Questions tagged [etymology]

The study of the history of words including their origins and the changes they've undergone through time.

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27
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8answers
3k views

Is the connection between 'right' in the sense of direction and concepts like 'correct' limited to Indo-European languages?

I'm now familiar with enough Indo-European languages to know in almost all of them there's an etymological connection or outright homonymy between the word(s) for 'right' in the sense of direction and ...
4
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2answers
888 views

Words that only differ in tones

In indoeuropean languages the words that sound similar often denote related concepts. Is the situation similar in tonal languages? Are there languages that use a different tone to make an adjective ...
4
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0answers
68 views

Etymology of initial “g-” in Sicilian “giurana” (frog)

Most Romance words for "frog" derive from Latin rana (e.g. es. rana, it. rana, pt. rã. See also va. renoc ("toad")). However, an unexpected initial g- appears in the cognates of several Gallo-: fr. ...
1
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1answer
63 views

What is the relation between Old English fæsl and Proto-Indo-European *pes-?

The word in Proto-Indo-European *pes means penis. The other word "fæsl" means (according to oldenglishtranslator.uk) "seed [or] offspring". I can kind of see what the relationship could be (changing ...
4
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3answers
115 views

How come the Romanian verb for love iubi does not originate from the Latin iubeo

I took a course in diachronic linguistics during my MA, but it focused on grammaricalizations in English so I’m not at all versed in etymology of Romance Languages. To me, however, it seems more ...
2
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1answer
62 views

Is the Sumerian king list etymologically understood?

While some names in the Sumerian King List contain standard Sumerian words (e.g. "sipad" : shepherd, "dumu" : son, "zid" : true, "en" : king), I haven't found a comprehensive translation/etymological ...
6
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1answer
214 views

Why is the word “wherefore” not “whatfore” and the word “therefore” not “thatfore” and related anomalies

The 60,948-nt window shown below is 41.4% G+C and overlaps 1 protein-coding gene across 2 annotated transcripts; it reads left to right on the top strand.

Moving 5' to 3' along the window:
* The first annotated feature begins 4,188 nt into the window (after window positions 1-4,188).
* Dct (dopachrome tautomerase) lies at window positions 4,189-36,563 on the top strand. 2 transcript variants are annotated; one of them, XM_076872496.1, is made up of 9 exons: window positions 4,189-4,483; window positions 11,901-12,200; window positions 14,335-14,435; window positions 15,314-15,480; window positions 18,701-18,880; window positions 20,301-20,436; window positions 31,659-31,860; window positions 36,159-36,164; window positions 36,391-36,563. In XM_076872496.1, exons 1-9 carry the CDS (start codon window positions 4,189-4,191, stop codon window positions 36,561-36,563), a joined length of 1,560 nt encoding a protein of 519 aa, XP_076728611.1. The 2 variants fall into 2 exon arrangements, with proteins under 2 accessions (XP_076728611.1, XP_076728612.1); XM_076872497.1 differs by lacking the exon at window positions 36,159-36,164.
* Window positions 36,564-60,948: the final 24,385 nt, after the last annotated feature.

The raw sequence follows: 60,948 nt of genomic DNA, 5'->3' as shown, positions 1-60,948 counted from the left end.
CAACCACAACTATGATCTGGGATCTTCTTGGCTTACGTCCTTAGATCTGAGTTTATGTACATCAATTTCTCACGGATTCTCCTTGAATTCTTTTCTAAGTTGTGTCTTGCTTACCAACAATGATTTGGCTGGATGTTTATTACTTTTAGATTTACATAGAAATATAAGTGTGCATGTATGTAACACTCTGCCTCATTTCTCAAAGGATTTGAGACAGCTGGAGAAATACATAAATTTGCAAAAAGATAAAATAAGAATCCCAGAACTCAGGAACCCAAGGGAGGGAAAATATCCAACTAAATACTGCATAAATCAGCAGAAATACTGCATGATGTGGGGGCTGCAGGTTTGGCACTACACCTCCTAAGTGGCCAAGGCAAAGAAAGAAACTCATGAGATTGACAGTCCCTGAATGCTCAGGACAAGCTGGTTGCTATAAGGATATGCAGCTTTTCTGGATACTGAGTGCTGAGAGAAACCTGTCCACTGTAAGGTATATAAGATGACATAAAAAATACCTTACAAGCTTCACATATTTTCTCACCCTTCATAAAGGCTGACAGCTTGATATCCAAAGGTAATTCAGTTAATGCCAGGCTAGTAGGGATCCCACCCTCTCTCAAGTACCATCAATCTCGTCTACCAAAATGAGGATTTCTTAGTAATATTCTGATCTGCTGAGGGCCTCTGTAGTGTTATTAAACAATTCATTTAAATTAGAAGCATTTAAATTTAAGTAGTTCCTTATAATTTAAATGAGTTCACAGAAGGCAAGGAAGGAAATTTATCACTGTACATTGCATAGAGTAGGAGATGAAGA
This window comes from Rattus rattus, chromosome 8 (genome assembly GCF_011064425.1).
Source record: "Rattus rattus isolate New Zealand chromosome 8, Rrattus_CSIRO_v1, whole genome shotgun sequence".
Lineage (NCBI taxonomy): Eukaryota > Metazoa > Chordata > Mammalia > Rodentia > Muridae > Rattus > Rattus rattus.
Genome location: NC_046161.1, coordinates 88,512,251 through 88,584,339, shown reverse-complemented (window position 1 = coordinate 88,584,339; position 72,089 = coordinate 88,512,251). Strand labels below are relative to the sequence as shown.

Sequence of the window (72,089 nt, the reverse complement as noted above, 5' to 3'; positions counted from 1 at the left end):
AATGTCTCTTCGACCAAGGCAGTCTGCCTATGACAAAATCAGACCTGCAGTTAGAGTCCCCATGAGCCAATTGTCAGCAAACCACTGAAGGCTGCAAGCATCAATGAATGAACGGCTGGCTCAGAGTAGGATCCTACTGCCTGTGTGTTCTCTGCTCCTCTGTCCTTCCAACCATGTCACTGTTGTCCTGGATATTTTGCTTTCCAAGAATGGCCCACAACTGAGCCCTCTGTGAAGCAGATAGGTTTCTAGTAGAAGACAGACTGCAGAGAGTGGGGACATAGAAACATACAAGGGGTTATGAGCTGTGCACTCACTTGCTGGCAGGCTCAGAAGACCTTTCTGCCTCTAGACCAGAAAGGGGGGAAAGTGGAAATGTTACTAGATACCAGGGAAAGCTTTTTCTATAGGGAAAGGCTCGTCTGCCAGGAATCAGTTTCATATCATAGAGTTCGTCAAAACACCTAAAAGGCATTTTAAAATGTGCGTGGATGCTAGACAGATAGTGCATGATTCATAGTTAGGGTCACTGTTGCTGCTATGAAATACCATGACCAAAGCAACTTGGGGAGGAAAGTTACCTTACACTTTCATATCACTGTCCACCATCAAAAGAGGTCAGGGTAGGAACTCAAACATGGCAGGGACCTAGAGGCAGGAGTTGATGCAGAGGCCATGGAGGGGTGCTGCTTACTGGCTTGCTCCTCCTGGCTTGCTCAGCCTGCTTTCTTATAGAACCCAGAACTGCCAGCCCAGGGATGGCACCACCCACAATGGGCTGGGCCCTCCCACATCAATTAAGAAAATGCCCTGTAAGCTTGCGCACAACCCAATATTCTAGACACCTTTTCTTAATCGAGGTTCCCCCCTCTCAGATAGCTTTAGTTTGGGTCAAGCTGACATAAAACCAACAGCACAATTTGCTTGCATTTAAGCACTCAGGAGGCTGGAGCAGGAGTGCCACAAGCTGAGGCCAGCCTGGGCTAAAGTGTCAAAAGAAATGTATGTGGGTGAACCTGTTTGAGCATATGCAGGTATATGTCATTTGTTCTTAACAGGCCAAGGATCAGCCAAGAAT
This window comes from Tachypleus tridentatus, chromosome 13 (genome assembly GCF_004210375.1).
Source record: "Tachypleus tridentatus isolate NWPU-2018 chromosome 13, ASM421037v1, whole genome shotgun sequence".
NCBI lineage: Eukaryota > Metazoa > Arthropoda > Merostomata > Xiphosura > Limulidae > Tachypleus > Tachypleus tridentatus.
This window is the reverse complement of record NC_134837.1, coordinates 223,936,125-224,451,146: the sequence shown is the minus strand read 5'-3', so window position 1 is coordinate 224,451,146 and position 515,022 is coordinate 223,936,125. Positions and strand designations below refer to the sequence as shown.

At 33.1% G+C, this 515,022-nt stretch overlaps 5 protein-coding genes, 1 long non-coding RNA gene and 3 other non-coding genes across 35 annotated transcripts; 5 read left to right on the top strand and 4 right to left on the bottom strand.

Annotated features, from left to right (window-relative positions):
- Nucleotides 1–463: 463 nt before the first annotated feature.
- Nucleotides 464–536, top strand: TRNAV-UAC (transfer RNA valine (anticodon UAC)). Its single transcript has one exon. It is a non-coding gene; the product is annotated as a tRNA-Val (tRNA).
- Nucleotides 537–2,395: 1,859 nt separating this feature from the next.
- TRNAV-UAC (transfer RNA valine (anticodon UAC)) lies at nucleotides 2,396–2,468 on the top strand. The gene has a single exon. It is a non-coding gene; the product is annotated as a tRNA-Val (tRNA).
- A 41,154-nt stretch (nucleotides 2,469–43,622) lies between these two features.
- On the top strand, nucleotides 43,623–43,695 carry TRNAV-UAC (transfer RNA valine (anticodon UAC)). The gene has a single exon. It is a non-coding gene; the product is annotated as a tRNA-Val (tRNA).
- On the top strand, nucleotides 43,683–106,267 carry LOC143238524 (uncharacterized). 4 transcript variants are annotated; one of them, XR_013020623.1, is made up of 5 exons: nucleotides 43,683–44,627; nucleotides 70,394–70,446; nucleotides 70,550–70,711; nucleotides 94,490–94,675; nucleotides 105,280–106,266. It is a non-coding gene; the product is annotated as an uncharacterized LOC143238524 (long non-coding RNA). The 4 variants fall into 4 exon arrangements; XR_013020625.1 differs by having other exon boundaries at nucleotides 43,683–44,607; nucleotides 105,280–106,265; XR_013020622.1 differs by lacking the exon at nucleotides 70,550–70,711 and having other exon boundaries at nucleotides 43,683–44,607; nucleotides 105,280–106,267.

There is a pronominal adverb in many germanic languages that is a conjunction of the descendants of the proto-germanic words *hwar (where) + *furi (for/fore) which means something very similar to "for ...
-1
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2answers
129 views

Are the Paris's names “City of Light” and “Lutetia” connected?

Paris is called City of Light. I wonder whether this name could come from ancient name of the city Λευκοτεκία (Ptolemy). Λευκος in Greek means light or white. And τεκ- root means "stone" (cognates ...
2
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0answers
59 views

Whence אֶת between partners' names?

The word אֶת /et/ is used with the following meanings: In Biblical Hebrew, it means "with". In modern Hebrew it survives, but only with a complement-of-the-preposition pronoun suffix: "with me", "...
1
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1answer
185 views

Why were there two words for love in Proto-Indo-European?

I did some research on the root of the English word 'love' and the French word 'amour' to attempt to find the roots of them. The farthest I can find back is two Proto-Indo-European words, "Lewb" ...
7
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0answers
144 views

Etymology (?) of the “shush” gesture

I'm curious about the origin of and explanation for the place-index-finger-to-closed-lips gesture. All I've found so far is this unattributed assertion that it dates at least to the era of Classical ...
-3
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2answers
161 views

What is the extent of the 'etymological fallacy'?

Does folk etymology based on contemporary definitions of a word necessarily involve the etymological fallacy? And does the etymological fallacy apply to speech and poetry, or just to argumentation?
1
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1answer
126 views

Etymology of Slovene vrtnica “rose”. Can it be the Slavic reflex of PIE *wr̥dʰos “sweetbriar”?

Slovene has a word: vrtnica (wiktionary: en, sl) meaning "rose". It resembles the known Proto-Indo-European *wr̥dʰos “sweetbriar”, which gives Persian gul "rose, flower" and Old/Middle Iranian ...
-2
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2answers
224 views

Which semantic shifts befit the legal meaning of 'consideration'?

If I had to guess from Typology by Blank (1999), specialization of meaning? Frederick Pollock. Principles Of Contract. (1902) p. 170. p. 220/400 here.         The name of ...
-2
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1answer
70 views

What does the Na mean in Nahuatl [closed]

Wondering what the etymology of this word is, can't find it anywhere. I am looking for the full etymology of the word Nahuatl, but specifically just the Na part.
-1
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3answers
183 views

Etymological Fallacy

What is actually wrong with using Etymology to infer a word's meaning? I mean other than semantics( or more subtle meaning, nuance) of what other use could studying etymology be. I cannot see the ...